@world: put down you smartphones #growup

By Middlebury Campus

My phone is the most basic model sold at the Verizon store. It can take pictures (but not videos); it has a speakerphone and texting options. Beyond these ‘bare essentials’, it has no multimedia or Internet capabilities.

I had the option to upgrade my phone two months ago and I chose this model over a smartphone. Why? Partially for the same reason I still use my 3rd generation IPod and eight-year old headphones — I’m a late adopter and I’m frugal. But it was also a conscious choice to prevent my subsequent enslavement to a mobile device.

I’d like to preface my ensuing rant with a disclaimer: I don’t think that all people with smartphones are slaves to their device nor do I completely disown the use of smartphones. My complaint mainly lies with those who can’t tear themselves away from their Blackberry even when it transcends the line of appropriate behavior. I sound like an old man, I know, but stay with me.

Nowhere has my concern been more acute than at an Allman Brother’s Concert I recently attended. As the concert started, my Dad and I were scoping out the crowd and the remarkable interior of the Beacon Theatre in New York City. As we gazed across the sea of people in the dim light, my eyes were drawn to numerous LED screens illuminating the muted darkness above the audience. People were busy texting, tweeting and BBMing while Derek Trucks was busy shredding onstage. Instead of enjoying the actual performance of guitar gods, these drones were busy taking low-quality pictures in anticipation for recalling the concert. Their view of the concert was blinded as they changed their Facebook statuses to “@ the Allman Bros concert lolz #winning” in hopes of getting a few jealous comments from friends. They were crushing the vibes pretty badly.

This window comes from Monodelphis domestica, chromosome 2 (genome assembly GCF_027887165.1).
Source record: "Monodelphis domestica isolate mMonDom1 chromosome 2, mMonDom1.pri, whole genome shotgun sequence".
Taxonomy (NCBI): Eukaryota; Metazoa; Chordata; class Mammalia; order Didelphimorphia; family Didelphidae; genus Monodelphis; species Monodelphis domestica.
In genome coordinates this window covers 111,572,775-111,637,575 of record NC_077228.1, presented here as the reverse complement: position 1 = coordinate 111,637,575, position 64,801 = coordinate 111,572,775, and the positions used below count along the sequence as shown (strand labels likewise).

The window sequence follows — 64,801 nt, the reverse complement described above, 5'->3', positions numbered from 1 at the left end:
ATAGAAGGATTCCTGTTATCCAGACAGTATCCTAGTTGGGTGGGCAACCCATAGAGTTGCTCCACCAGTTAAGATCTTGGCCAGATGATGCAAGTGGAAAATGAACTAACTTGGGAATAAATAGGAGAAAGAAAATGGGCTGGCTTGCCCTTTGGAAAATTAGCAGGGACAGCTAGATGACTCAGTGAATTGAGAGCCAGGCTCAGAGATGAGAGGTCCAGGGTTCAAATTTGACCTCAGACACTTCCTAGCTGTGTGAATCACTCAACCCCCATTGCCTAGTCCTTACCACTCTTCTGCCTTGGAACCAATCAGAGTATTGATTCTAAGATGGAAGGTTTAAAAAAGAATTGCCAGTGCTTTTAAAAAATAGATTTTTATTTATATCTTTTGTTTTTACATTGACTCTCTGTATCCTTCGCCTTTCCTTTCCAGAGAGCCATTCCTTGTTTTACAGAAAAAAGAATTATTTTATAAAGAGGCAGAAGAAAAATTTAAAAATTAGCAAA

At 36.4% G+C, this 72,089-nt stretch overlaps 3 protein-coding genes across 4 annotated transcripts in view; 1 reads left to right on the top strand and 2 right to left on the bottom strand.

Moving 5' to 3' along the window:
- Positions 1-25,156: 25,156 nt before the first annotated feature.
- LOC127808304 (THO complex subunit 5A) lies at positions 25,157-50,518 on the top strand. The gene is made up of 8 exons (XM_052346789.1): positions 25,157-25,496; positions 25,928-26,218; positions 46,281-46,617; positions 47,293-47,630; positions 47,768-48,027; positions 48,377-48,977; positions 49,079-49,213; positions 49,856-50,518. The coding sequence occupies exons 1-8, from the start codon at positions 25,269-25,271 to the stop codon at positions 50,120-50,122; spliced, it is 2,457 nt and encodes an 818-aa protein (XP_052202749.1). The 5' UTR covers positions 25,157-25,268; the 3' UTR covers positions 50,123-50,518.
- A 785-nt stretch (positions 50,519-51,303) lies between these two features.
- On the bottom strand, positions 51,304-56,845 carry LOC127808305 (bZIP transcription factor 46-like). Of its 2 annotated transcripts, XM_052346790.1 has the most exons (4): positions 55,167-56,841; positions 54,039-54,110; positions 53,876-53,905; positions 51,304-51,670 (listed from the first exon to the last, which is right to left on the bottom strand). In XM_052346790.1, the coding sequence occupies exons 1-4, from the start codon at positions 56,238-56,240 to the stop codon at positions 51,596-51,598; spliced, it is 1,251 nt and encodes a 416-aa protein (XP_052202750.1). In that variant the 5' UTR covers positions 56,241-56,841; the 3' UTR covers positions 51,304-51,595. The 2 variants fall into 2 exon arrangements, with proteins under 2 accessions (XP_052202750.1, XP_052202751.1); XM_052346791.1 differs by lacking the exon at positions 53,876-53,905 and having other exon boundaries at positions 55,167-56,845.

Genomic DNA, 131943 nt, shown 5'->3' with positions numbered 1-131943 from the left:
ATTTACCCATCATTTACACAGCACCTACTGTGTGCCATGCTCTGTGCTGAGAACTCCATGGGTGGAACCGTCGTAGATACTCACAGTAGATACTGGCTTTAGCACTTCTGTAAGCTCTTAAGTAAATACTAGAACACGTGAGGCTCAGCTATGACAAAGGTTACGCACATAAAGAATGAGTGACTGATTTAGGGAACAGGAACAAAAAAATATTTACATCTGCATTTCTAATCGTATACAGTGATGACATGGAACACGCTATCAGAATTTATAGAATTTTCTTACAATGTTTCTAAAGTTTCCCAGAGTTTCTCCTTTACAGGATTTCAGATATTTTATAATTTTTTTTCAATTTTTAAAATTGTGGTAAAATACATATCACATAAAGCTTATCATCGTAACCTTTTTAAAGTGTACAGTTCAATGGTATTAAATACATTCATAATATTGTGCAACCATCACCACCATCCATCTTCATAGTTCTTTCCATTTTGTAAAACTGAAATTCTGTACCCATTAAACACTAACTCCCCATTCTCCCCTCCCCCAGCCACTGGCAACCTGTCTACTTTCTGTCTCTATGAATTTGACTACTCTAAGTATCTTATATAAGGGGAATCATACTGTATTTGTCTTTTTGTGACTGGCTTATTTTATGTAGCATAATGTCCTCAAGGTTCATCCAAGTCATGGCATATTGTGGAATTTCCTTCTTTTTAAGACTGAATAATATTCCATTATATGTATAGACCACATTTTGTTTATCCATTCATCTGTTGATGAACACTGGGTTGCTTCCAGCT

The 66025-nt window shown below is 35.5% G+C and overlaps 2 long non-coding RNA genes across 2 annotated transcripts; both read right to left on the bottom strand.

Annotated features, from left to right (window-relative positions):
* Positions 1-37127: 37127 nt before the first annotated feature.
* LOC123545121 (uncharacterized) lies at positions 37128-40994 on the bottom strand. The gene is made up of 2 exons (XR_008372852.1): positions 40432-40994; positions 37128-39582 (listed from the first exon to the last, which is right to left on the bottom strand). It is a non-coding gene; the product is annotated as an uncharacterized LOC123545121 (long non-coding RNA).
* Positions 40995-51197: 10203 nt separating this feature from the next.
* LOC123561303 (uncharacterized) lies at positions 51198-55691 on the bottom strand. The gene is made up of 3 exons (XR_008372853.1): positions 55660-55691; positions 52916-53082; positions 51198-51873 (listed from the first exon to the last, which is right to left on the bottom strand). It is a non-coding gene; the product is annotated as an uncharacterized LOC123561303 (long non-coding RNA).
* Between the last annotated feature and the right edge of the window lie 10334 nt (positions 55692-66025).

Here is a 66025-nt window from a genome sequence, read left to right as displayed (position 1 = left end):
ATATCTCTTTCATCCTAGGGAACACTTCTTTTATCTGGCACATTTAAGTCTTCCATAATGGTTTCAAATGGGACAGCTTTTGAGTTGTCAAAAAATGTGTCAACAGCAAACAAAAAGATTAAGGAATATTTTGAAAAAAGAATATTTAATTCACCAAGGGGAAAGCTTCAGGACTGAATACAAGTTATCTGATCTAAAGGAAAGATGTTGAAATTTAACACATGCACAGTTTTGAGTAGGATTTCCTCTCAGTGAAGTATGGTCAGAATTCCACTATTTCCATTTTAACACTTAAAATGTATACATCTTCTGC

I feel that the pervasiveness of digital communication on-the-go is reaching scary proportions. Entire relationships  bend and break on single texts. For me, I feel that it’s hard to convey authentic feelings in 150 characters or less.

But I feel that excessive smartphone usage has more significant implication beyond making people look a little foolish. Renny Gleeson, an advertising consultant, gave a remarkably terse yet informative TED talk that has not really shaped, but at least helped justify my opinion regarding cell phone usage.

Gleeson’s argument revolves around the notion of a “culture of availability”: an increased notion of availability from having smartphones (via phone, texts, emails, etc.), induces increased obligation on people to make themselves accessible. Recent studies have postulated that we are even becoming “Pavlov Dogs” as every Facebook notification or text alerts our dopamine receptors of a pleasurable signal and we slowly, and subtly, become addicted to checking our various inboxes for digital notifications. So this increased obligation to phones and faint addiction are making putting one’s phone down difficult.

Additionally, with increased Smartphone usage, capturing our lives in digital format has become the norm. By spending so much time documenting our lives, Gleeson posits, we are basically asserting that, “our reality is less interesting than the story I will tell about it.” Our artificial reality is taking precedence over our actual reality. This is some serious Matrix stuff, eh?

But we really should consider the implication of this ersatz communication method. Gleeson notes that when you are standing in a room texting, you’re effectively saying, “what’s happening here, now, isn’t as important to me as what could be happening anywhere else.” A tweet can never replace a face-to-face interaction. Trolling the Internet isn’t an evil in itself, but it should be done when someone isn’t in the company of others who they could interact with instead.

Ultimately, the flood of smartphones and increased accessibility is a reality we all must come to terms with. We just have to, as a collective group, ensure that these digital forms of communication never usurp the profundity and significance of real, face-to-face interaction.

As a note: If you see me texting at a party, don’t slap it out of my hand. I’m just being ironic.